Top positive review
17 people found this helpful
on 16 November 2011
Yes are often considered to be the archetypal progressive rock group, virtuosic musicians playing long complex pieces with unusual time signatures and chord changes. Their music is, however, surprisingly eclectic. It evolved significantly over the years, and the AOR of Owner Of A Lonely Heart (from 1983) has little in common with anything from the jazz-influenced Yes Album (1971). Major personell changes may have had something to do with this (both musicians and producers), along with a desire to change with the times.
Yes even wrote shorter, more radio-friendly songs, such as Wondrous Stories, with remarkably positive results. There is an interesting single edit of Soon, originally from Gates Of Delirium: both of these songs have real atmosphere if you have the patience to sit and lesson!
Personally I like the material from the Yes Album above everything else here. Yours Is No Disgrace, I've Seen All Good People and the magnificent Starship Trooper are all here, three of the most impressive rock tracks ever written: they simply do not make music like this anymore! Why is it so brilliant? Difficult to explain, you just have to listen! Obvious highlights are the church organ on ISAGP and the 3 chord riff of Wurm (at the end of Starship Trooper) which results in one of the most exhilerating guitar solos ever! But the arrangements are generally excellent as they emphasize all of the musicians and their capabilities (Anderson, Squire, Howe, Kaye and Bruford) without any one of them really hogging the limelight. Then of course Wakeman came along and the band dynamics changed. Not that he isn't an excellent keyboard-player.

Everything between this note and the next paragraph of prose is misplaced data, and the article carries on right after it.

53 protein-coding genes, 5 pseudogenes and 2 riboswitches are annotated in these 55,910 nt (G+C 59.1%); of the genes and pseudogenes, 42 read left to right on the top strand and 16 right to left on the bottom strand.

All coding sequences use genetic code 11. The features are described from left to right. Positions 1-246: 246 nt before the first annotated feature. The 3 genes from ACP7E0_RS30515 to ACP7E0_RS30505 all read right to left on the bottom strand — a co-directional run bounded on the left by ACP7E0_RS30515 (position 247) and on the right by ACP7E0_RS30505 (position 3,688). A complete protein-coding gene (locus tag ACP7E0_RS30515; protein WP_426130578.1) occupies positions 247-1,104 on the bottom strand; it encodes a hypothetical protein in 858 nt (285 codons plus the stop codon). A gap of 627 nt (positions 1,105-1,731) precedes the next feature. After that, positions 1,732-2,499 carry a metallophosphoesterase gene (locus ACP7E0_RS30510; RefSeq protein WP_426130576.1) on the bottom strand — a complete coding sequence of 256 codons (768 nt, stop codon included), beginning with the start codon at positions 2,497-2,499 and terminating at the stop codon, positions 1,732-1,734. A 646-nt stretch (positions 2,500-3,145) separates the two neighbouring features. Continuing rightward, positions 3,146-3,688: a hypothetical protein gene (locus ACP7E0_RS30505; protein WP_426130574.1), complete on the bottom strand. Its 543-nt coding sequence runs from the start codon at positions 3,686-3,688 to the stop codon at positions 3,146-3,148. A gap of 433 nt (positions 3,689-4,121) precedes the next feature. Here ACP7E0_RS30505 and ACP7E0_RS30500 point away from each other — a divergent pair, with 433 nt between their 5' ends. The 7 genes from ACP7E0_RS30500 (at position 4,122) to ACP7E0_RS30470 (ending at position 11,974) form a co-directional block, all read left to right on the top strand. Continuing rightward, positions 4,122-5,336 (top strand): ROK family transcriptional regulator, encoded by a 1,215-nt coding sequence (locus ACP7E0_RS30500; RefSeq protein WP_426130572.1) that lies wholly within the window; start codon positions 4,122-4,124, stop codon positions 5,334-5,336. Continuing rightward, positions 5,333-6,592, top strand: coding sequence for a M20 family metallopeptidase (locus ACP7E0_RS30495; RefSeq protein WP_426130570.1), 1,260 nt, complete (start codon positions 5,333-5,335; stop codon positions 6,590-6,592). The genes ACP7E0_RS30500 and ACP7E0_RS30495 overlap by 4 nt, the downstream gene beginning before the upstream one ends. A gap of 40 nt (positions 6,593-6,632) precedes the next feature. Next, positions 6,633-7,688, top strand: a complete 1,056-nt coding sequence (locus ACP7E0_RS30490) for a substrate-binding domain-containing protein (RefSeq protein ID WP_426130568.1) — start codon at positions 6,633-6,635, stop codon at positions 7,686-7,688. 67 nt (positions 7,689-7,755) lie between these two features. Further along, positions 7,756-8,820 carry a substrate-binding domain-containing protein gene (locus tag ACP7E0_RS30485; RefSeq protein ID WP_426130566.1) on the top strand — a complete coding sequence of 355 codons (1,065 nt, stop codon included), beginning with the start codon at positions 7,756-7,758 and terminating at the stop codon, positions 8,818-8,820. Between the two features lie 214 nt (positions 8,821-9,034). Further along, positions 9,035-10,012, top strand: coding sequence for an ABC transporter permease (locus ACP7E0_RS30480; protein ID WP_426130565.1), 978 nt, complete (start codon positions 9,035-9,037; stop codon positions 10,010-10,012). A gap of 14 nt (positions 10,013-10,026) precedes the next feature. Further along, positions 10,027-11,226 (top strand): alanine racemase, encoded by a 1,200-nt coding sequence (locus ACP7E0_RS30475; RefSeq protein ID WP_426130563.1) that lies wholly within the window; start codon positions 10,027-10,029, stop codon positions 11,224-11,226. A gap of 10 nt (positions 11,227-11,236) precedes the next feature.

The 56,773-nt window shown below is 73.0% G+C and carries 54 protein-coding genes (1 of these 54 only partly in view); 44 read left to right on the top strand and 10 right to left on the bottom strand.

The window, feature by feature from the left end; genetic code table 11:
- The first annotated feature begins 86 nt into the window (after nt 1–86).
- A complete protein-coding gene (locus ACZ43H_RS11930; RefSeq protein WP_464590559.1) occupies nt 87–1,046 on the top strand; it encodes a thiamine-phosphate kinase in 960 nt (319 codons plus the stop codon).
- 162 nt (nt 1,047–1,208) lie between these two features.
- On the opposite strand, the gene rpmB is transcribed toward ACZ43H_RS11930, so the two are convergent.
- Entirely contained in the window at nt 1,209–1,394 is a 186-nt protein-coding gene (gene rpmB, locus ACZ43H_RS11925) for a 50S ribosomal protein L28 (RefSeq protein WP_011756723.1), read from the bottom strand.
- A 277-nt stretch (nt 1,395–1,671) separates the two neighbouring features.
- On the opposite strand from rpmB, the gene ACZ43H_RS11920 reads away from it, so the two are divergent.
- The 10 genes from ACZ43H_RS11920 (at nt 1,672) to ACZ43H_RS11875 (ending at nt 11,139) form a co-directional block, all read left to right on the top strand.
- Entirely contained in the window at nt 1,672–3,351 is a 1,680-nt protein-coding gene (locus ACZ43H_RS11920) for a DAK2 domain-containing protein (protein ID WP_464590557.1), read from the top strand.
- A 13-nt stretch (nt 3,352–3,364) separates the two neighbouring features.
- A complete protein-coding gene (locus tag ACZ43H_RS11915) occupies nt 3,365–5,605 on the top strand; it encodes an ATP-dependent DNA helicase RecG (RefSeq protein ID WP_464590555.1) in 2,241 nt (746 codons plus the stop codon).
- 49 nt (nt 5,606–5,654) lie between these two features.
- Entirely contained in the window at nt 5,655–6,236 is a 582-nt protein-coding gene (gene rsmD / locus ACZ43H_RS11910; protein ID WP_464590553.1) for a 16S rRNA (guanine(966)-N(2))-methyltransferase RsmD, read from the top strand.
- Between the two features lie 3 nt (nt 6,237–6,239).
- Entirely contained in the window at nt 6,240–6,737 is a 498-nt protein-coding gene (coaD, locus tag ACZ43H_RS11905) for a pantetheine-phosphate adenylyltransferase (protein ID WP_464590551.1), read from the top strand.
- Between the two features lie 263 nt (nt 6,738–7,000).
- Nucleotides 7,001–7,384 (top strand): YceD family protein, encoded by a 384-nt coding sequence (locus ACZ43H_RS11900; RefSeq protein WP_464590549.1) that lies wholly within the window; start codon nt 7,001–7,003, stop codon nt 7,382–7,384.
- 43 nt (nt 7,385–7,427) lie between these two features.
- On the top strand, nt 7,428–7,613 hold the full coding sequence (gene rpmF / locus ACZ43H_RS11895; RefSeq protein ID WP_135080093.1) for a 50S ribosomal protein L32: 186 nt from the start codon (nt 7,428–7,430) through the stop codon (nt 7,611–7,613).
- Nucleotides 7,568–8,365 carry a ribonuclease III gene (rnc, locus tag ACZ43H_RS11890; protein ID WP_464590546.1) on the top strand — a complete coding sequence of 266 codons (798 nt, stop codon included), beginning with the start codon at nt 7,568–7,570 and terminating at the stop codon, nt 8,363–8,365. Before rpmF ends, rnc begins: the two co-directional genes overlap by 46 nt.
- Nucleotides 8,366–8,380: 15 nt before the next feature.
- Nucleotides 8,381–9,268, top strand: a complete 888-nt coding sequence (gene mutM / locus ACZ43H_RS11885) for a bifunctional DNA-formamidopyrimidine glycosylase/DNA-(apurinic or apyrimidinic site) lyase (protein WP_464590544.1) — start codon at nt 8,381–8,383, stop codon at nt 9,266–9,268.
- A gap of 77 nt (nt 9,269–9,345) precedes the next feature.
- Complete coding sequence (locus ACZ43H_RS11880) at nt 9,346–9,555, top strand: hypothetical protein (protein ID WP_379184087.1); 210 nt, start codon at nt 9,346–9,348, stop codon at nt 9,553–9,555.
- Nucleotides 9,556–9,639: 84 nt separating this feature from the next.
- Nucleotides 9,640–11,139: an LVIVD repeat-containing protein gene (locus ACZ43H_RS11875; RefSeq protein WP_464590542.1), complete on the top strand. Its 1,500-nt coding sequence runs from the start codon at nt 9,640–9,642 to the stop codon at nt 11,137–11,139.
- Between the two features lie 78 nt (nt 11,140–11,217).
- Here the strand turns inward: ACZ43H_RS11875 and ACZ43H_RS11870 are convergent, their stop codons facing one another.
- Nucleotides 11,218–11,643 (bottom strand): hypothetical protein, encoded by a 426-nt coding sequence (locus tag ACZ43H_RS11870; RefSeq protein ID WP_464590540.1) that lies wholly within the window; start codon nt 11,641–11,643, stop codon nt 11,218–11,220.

Steve Howe is a truly legendary guitarist with a very original style: his solo Mood For A Day, from Fragile, is a welcome inclusion. Roundabout is another classic, along with And You And I from Close To The Edge. In fact just about all of the latter album is featured, with some justification: it is the definitive prog rock album from the definitive prog rock band. But I still prefer the Yes Album!
There is inevitably a track from 'Tales..' not Ritual as one might expect but 'The Remembering'. There are no major omissions, however there is no 'Time And A Word', 'Don't Kill The Whale' or 'It Can Happen', all significant hits in their time.
I am not a huge fan of their later material, but the acapella version of Leave It is well worth a listen, as is Owner Of A Lonely Heart. I don't think anybody will complain about the quality of the music! At best it is amazing, at worst it is merely very good.